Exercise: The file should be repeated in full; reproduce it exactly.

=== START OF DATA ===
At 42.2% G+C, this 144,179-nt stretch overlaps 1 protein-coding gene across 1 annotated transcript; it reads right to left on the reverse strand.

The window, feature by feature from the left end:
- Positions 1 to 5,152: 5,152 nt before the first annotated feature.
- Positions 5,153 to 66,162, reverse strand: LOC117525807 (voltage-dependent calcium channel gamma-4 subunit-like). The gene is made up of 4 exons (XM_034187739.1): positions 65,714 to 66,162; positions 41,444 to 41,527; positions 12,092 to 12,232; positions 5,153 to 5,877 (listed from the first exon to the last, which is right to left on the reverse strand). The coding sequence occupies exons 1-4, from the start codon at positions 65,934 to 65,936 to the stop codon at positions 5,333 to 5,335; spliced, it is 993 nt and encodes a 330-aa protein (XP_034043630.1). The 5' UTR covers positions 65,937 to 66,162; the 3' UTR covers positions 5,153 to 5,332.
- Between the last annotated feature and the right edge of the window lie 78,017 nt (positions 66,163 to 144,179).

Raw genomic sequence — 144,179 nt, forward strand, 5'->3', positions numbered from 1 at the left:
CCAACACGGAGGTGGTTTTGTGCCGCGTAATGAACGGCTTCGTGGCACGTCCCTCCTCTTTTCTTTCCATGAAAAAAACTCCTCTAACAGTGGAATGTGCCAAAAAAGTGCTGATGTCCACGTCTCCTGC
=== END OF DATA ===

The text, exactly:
At 42.2% G+C, this 144,179-nt stretch overlaps 1 protein-coding gene across 1 annotated transcript; it reads right to left on the reverse strand.

The window, feature by feature from the left end:
- Positions 1 to 5,152: 5,152 nt before the first annotated feature.
- Positions 5,153 to 66,162, reverse strand: LOC117525807 (voltage-dependent calcium channel gamma-4 subunit-like). The gene is made up of 4 exons (XM_034187739.1): positions 65,714 to 66,162; positions 41,444 to 41,527; positions 12,092 to 12,232; positions 5,153 to 5,877 (listed from the first exon to the last, which is right to left on the reverse strand). The coding sequence occupies exons 1-4, from the start codon at positions 65,934 to 65,936 to the stop codon at positions 5,333 to 5,335; spliced, it is 993 nt and encodes a 330-aa protein (XP_034043630.1). The 5' UTR covers positions 65,937 to 66,162; the 3' UTR covers positions 5,153 to 5,332.
- Between the last annotated feature and the right edge of the window lie 78,017 nt (positions 66,163 to 144,179).

Raw genomic sequence — 144,179 nt, forward strand, 5'->3', positions numbered from 1 at the left:
CCAACACGGAGGTGGTTTTGTGCCGCGTAATGAACGGCTTCGTGGCACGTCCCTCCTCTTTTCTTTCCATGAAAAAAACTCCTCTAACAGTGGAATGTGCCAAAAAAGTGCTGATGTCCACGTCTCCTGC